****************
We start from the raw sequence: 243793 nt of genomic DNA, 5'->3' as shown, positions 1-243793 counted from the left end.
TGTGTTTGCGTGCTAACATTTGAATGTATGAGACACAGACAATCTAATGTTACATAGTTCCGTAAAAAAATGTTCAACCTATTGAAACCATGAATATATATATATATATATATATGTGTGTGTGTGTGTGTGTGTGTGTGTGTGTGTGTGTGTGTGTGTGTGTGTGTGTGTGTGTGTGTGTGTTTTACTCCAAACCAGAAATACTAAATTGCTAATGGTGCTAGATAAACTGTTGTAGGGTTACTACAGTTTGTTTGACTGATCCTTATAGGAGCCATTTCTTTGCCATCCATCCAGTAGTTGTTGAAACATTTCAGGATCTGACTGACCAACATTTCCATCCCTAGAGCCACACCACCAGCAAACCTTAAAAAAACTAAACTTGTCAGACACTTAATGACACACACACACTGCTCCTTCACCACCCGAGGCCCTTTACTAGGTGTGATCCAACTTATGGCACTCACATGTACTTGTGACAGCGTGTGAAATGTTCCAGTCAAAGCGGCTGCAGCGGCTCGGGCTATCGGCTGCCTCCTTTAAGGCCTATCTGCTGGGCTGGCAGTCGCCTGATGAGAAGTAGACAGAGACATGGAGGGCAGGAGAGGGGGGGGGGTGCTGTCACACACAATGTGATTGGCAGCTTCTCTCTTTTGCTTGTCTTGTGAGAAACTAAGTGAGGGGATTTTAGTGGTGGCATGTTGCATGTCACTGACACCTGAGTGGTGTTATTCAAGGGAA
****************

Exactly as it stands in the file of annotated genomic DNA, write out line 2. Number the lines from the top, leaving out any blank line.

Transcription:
TGTGTTTGCGTGCTAACATTTGAATGTATGAGACACAGACAATCTAATGTTACATAGTTCCGTAAAAAAATGTTCAACCTATTGAAACCATGAATATATATATATATATATATATGTGTGTGTGTGTGTGTGTGTGTGTGTGTGTGTGTGTGTGTGTGTGTGTGTGTGTGTGTGTGTGTGTGTTTTACTCCAAACCAGAAATACTAAATTGCTAATGGTGCTAGATAAACTGTTGTAGGGTTACTACAGTTTGTTTGACTGATCCTTATAGGAGCCATTTCTTTGCCATCCATCCAGTAGTTGTTGAAACATTTCAGGATCTGACTGACCAACATTTCCATCCCTAGAGCCACACCACCAGCAAACCTTAAAAAAACTAAACTTGTCAGACACTTAATGACACACACACACTGCTCCTTCACCACCCGAGGCCCTTTACTAGGTGTGATCCAACTTATGGCACTCACATGTACTTGTGACAGCGTGTGAAATGTTCCAGTCAAAGCGGCTGCAGCGGCTCGGGCTATCGGCTGCCTCCTTTAAGGCCTATCTGCTGGGCTGGCAGTCGCCTGATGAGAAGTAGACAGAGACATGGAGGGCAGGAGAGGGGGGGGGGTGCTGTCACACACAATGTGATTGGCAGCTTCTCTCTTTTGCTTGTCTTGTGAGAAACTAAGTGAGGGGATTTTAGTGGTGGCATGTTGCATGTCACTGACACCTGAGTGGTGTTATTCAAGGGAA